There are two protests today - the Climate Camp at Bishopsgate, and a Stop The War protest at

“No nation will put up with so barefaced an exploitation of the community by a small band of bonus-mongers”

Published on: Thu, 12/02/2009 - 20:31

Colin Foster

“No nation will put up with so barefaced an exploitation of the community by a small band of dividend-mongers”, wrote Frederick Engels over a hundred years ago.

He was explaining why he considered full state control of the capitalist economy theoretically plausible but practically unlikely.

If “all the social functions of the capitalist are now performed by salaried employees”, then “the capitalist has no further social function than than of pocketing dividends, tearing off coupons, and gambling on the Stock Exchange”.

Today the capitalist class has devised many other ways of siphoning off


Published on: Mon, 28/07/2008 - 16:53

Sean Matgamna

Their sick old order burgeons, I decline,
"Perspectives" narrowed to a blurred gray line,
Part of nothing big, soon to prevail,
Or, early, thrive: seed-sower, maybe, mail
From a future possibility, perhaps.

What's left? Will, refusing to collapse,
Hate, sustained by the sight of needless pain:
The homeless amidst great wealth, out in the rain,
Huddled, like cattle by a grey stone wall;
Cash-cultured ignorance — lives made small
And narrow, where life might be broad and fine;
Where "ours" in everything bows down to "mine"!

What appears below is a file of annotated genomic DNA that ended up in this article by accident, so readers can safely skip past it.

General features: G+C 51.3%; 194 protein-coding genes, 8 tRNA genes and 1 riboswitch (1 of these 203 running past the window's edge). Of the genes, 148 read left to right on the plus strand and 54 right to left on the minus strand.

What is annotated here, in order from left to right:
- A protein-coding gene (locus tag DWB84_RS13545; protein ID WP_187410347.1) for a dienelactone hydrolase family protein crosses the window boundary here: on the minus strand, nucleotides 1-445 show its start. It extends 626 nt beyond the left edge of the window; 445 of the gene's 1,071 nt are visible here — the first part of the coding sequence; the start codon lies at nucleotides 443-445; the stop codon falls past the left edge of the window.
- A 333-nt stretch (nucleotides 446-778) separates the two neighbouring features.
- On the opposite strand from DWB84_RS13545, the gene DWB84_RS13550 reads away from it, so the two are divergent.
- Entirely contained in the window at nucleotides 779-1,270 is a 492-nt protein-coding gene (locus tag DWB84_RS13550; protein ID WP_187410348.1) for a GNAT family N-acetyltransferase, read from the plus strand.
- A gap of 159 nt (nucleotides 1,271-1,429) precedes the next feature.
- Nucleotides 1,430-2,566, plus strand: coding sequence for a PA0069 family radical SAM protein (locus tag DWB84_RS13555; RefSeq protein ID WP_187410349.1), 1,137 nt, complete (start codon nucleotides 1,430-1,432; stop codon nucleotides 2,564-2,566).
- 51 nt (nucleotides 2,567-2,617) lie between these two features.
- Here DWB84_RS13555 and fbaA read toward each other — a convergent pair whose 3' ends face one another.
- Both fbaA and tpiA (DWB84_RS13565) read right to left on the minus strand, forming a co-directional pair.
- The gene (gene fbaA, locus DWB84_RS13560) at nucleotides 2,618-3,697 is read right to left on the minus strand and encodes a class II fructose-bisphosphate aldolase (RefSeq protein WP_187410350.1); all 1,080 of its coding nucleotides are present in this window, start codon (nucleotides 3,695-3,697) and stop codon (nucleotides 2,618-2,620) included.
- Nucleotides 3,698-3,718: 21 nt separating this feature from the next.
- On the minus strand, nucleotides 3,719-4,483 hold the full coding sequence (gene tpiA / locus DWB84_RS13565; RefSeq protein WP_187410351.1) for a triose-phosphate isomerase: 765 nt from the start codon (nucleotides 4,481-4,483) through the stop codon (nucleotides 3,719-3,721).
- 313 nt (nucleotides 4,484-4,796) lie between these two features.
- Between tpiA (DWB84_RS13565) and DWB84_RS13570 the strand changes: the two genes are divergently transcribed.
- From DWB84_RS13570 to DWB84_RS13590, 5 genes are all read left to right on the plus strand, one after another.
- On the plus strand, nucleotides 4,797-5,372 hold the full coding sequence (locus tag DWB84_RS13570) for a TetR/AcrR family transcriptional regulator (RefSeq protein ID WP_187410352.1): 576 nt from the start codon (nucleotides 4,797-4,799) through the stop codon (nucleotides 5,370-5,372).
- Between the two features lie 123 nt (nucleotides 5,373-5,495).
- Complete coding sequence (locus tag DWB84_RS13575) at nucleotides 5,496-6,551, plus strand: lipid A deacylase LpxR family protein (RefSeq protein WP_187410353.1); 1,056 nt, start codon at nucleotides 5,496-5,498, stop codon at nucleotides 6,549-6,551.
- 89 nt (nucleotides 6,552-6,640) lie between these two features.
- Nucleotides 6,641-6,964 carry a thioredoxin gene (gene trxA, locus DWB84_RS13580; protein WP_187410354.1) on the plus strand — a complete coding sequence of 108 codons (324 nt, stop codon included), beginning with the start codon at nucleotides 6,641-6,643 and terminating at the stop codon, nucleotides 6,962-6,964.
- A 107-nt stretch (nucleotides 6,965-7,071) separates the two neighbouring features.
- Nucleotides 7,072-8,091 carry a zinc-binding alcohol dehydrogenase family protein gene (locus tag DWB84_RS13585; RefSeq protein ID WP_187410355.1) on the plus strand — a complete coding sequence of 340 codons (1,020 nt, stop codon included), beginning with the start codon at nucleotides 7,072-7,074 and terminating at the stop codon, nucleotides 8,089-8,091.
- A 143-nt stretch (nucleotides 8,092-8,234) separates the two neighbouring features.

Love, that sees with awe the calm brave


Published on: Fri, 25/07/2008 - 16:39

Sean Matgamna


In our New Age, this Age of Gold,
We've reached the end of History;

All things on earth are bought and sold,
All things, including you and me;
The rich can keep the good green earth,
Now socialism is cause for myrth.

They'll not now blow your world apart,
The bourgeois and the Stalinists
Who have converged to praise the mart:
No longer cramped in Stalin's fist,
New converts see with heady zeal,
This is the better way to steal!

Wage-slavery is here to stay,
Karl Marx and Trotsky got it wrong
It's proved there is no other way
Than plunder by the rich and strong:
"Without it

No return to Keynesian Capitalism

Published on: Mon, 14/07/2008 - 18:30

One of the results of the current financial and economic crisis is that the ideas of the economist John Maynard Keynes have been pulled of dusty library shelves and are now being peddled as a possible answer to the Credit Crunch. This is a massive turn around for keynesian economic theory, which for the last twenty five years has been discredited amongst the ruling class. The orthodoxy of neo-liberalism and neo-classical economics holds that the state should intervene in markets as little as possible and that taxation and government spending should fall during recessions to help the market restore itself. The state intervention, deficit spending and higher taxes of Keynesianism were seen as part of the social democratic past. Now commentators are calling for the british governement to fund a massive house building programmes to stimulate demand, the financial times wants the government to step into the breach to prevent market failure through boosting consumption. None of this would be of much interest to socialists if it was not for much of the lefts illusions in Keynsianism as a path to socialism.